The Production and Consumption of Ethanol as Fuel

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The production and consumption of ethanol as fuel is presented by several interesting facts. The ability to compete with non-renewable fossil fuels, concern about the environment and reduction of greenhouse gas emissions, and have a source of fuel coming from agriculture as a alternative outlet for agricultural producers, ethanol production became an important and endorsed industrial process (Mussatto et al., 2010).
Historically, Brazil was a example of country that started with a government program called Pro-álcool in 1975 to increase the production of ethanol, aimed to replacing the use of gasoline, reducing oil imports at a moment that the crise of oil increased the price this combustible (Martines-Filho et al., 2006).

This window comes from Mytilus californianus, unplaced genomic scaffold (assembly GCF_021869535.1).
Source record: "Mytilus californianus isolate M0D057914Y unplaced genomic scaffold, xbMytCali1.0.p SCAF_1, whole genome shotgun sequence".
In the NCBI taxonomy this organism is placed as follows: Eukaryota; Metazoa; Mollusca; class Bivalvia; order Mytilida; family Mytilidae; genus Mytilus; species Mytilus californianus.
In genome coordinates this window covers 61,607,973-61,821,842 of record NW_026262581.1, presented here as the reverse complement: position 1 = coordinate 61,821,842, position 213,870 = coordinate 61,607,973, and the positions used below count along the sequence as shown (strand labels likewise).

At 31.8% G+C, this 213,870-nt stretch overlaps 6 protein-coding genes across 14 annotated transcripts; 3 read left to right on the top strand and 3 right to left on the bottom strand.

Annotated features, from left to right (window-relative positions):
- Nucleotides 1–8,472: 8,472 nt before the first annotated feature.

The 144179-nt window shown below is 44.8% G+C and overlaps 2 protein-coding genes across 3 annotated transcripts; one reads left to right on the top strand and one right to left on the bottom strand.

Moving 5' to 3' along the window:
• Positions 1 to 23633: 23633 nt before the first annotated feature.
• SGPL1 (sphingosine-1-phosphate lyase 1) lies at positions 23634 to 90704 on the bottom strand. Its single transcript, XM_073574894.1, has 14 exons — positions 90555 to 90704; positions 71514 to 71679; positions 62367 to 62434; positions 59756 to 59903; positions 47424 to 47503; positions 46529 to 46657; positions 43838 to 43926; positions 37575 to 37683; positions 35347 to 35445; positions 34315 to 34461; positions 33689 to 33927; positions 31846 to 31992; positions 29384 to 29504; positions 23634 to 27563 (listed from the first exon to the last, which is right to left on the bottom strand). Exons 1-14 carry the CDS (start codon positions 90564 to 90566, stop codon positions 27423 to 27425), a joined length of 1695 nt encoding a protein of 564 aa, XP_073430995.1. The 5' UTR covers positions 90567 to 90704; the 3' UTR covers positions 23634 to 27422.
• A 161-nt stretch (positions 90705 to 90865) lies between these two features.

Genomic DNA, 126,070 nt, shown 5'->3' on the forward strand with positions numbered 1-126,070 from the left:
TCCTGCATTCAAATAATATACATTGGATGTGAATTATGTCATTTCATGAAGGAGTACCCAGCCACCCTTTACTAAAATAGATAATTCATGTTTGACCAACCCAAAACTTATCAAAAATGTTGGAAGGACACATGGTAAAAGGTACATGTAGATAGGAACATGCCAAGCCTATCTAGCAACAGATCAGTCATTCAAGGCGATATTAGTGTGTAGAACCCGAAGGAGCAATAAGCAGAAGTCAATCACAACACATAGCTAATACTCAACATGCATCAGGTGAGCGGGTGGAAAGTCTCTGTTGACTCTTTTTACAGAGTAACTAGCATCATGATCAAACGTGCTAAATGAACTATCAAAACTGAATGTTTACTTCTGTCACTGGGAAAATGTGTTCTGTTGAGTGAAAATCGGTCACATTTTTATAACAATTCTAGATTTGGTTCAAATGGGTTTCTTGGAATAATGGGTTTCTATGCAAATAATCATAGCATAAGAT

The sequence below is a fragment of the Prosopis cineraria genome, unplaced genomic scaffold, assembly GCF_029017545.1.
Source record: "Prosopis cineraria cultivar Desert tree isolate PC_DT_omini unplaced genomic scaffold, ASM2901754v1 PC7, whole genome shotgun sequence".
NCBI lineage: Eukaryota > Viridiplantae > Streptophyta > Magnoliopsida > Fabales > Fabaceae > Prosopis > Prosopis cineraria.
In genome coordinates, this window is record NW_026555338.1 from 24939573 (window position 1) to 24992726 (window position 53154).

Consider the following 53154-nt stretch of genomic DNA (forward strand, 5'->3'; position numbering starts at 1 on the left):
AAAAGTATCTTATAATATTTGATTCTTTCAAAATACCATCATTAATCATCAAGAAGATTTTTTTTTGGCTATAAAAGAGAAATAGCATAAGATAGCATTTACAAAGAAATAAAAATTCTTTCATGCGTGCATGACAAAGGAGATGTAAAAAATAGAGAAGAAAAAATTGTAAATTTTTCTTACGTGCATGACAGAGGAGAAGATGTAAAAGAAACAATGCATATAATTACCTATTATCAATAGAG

Sugarcane is an important tropical plant that is produced in Brazil. This forage is included in the family of Poaceae, the same family of corn, wheat, rice and sorghum. Sugarcane is originally from Southeast Asia and was introduced to Brazil in the 16th century, when Brazil was a Portuguese colony. Using this raw material Brazil is the large producer of sugar and the second large producer of ethanol.
Brazil has the largest market of biofuel using sugarcane as raw material, making this biofuel a import renewable fuel with cost-competitive to replace the petroleum fuel for transport. Producing almost the same amount in 2005, Brazil use less than half of the area to cultivate the crop to produce ethanol than United States, wich use mainly corn as raw
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